The Housekeeper

Director: Claude Berri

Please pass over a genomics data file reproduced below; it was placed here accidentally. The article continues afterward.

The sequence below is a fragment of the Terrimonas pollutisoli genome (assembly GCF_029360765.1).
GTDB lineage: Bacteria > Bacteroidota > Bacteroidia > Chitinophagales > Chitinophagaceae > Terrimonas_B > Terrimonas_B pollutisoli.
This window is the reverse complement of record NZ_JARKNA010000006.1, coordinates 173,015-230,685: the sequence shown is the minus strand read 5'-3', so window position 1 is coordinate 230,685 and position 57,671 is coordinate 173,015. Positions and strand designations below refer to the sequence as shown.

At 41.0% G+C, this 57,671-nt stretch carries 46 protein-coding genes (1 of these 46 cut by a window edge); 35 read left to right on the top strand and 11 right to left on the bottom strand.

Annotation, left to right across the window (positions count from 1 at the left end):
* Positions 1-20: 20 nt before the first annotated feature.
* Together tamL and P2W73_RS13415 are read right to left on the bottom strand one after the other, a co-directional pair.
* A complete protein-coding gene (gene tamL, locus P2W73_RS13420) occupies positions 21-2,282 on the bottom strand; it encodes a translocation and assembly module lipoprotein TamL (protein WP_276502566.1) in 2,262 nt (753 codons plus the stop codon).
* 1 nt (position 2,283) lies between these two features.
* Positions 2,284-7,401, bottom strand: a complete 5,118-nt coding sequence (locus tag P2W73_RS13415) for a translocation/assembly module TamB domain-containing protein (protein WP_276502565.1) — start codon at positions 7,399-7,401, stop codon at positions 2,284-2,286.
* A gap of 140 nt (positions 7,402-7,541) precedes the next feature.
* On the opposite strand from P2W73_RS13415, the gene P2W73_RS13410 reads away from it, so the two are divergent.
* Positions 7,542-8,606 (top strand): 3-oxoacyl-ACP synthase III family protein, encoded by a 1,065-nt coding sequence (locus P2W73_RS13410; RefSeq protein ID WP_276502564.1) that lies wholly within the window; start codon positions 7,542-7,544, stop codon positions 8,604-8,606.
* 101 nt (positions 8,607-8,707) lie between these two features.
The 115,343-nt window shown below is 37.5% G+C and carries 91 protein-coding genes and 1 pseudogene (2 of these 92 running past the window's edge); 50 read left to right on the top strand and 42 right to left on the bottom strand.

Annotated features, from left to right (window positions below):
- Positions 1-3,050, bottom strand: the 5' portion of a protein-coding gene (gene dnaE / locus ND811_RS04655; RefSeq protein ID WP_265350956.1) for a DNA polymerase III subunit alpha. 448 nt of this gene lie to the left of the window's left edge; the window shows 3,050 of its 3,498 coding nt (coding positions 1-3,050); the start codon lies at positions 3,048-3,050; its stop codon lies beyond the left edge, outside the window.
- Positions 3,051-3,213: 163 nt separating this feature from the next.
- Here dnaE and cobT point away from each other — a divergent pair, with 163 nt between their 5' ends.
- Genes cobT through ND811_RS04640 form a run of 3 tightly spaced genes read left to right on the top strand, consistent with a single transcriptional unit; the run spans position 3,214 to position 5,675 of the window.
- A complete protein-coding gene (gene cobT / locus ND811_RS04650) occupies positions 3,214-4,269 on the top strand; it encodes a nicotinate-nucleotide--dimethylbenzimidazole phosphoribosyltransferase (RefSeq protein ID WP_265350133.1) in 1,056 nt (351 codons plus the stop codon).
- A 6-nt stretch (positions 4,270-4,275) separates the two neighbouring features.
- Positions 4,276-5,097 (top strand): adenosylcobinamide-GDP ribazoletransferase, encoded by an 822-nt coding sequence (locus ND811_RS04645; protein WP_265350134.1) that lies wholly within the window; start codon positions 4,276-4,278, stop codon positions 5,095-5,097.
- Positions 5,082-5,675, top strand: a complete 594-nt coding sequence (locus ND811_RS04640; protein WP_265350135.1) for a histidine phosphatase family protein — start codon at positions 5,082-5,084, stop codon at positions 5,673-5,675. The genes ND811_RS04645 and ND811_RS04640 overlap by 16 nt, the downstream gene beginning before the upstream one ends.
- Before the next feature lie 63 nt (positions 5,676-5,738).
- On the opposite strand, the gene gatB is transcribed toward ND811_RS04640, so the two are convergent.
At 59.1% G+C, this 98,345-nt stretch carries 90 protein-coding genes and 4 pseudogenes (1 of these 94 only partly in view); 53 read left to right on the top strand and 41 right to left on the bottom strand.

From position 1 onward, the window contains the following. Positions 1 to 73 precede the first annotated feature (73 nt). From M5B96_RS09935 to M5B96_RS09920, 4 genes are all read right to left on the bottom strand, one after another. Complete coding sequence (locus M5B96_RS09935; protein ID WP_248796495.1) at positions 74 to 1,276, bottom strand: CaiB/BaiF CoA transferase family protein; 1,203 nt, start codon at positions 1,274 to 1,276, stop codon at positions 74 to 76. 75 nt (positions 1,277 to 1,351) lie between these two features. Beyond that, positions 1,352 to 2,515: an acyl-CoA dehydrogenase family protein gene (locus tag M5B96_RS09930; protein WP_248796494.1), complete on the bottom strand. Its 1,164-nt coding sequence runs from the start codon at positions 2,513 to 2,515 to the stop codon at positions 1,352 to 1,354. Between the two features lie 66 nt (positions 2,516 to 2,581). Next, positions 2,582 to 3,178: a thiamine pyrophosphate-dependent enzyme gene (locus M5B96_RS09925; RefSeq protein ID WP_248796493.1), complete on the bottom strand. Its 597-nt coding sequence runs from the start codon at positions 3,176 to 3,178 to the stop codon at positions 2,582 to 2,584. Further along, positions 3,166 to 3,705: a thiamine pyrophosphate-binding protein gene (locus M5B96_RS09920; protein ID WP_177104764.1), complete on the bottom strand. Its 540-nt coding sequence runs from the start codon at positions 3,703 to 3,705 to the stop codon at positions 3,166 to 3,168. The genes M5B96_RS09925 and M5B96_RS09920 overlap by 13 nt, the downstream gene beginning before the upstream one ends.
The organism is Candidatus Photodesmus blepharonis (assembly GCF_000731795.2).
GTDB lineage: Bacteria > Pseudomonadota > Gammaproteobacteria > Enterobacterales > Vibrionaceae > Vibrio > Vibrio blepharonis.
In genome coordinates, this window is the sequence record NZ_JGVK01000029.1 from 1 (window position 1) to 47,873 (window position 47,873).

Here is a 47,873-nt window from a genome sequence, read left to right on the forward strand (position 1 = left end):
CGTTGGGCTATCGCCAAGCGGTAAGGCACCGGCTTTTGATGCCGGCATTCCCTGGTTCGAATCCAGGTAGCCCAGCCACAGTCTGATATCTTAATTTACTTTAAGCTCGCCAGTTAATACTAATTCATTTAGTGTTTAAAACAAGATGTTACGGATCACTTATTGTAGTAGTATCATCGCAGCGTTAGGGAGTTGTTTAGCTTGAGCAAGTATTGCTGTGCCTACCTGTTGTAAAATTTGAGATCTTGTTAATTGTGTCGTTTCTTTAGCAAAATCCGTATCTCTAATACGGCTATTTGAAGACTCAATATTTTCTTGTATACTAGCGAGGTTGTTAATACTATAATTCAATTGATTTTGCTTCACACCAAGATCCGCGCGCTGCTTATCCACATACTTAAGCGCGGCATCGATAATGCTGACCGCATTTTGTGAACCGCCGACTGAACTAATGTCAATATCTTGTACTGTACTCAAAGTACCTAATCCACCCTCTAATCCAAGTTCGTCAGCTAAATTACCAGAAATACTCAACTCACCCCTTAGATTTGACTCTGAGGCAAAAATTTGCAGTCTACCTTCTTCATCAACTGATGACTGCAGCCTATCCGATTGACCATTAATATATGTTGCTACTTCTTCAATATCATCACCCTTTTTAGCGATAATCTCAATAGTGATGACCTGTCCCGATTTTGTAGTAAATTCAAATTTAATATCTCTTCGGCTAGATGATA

A well-to-do man and his housekeeper. In America, it’s played for laughs with the underrated yet admittedly schmaltz filled Spanglish but in France, the combination of those individuals forms a dramatic comedy of character and emotion. Veteran character actor Jean-Pierre Bacri who viewers may remember from his excellent turns in wife Agnes Jaoui’s Look at Me and The Taste of Others plays the lonely Jacques, a musical sound engineer who struggles to fill his days after his wife leaves him for another man. When he realizes that his Parisian apartment is filled with dirt and debris, he impulsively calls on an ad to hire a housekeeper and meets the twenty year old woman the next day at a cafĂ©. Laura (Cannes Film Festival award winning actress Emilie Dequenne of Rosetta) arrives looking a bit disheveled and unkempt with dirt on her face from plants she tells Jacques and two tone hair that’s in what most women will agree is that annoying state between highlights or dye when the roots are growing out at a fast pace and the ends appear to be an entirely different color. Without checking references and after her admission that this will be her first job as a housekeeper which she assumes will make her happy as she prefers cleaning the homes of others instead of her own, Jacques hires Laura and then proceeds to call and check on her during her next visits which go much longer than the few hours he was expecting since she prefers using a broom to a more efficient vacuum in her work. Soon the two seem drawn to each other mostly out of curiosity and proximity that is heightened when she confesses that she’s splitting from her boyfriend and needs additional hours or recommendations to other clients so that she can earn enough to move out on her own. Without a place to stay, Jacques lets her move in with him temporarily but their “just a few days” arrangement takes on a more intimate level when she begins not only keeping house but taking care of the middle aged man with home cooked meals, ironing and soon the two (perhaps again out of boredom and the fact that they’re near one another) begin sleeping together. Their May/December relationship is matter-of-factly discussed by the two and deemed to be fueled solely from desire rather than real affection but that changes when Jacques decides to flee city life or more accurately a coffee date with his ex by vacationing in the country in Brittany at his eccentric chicken obsessed friend Ralph’s place. After tearful pleading, Laura comes along and promises to cut off her dye-addled hair and the two unlikely lovers are thrust into familiar coupledom and their age and personality differences begin to become increasingly apparent. Based on the book by Christian Oster, writer/director Claude Berri’s succinct adaptation clocks in at just under ninety minutes and while the ending does feel like it’s a bit rushed and audiences used to our American finales will find it vague, the film is less about plot than about revealing the insecurities and desires of our fascinating lead characters who seem refreshingly like real people one may meet grocery shopping rather than infallible larger-than-life individuals usually offered up in cinema. The quietly entertaining film is available for rental and as part of Netflix’s Watch Instantly feature.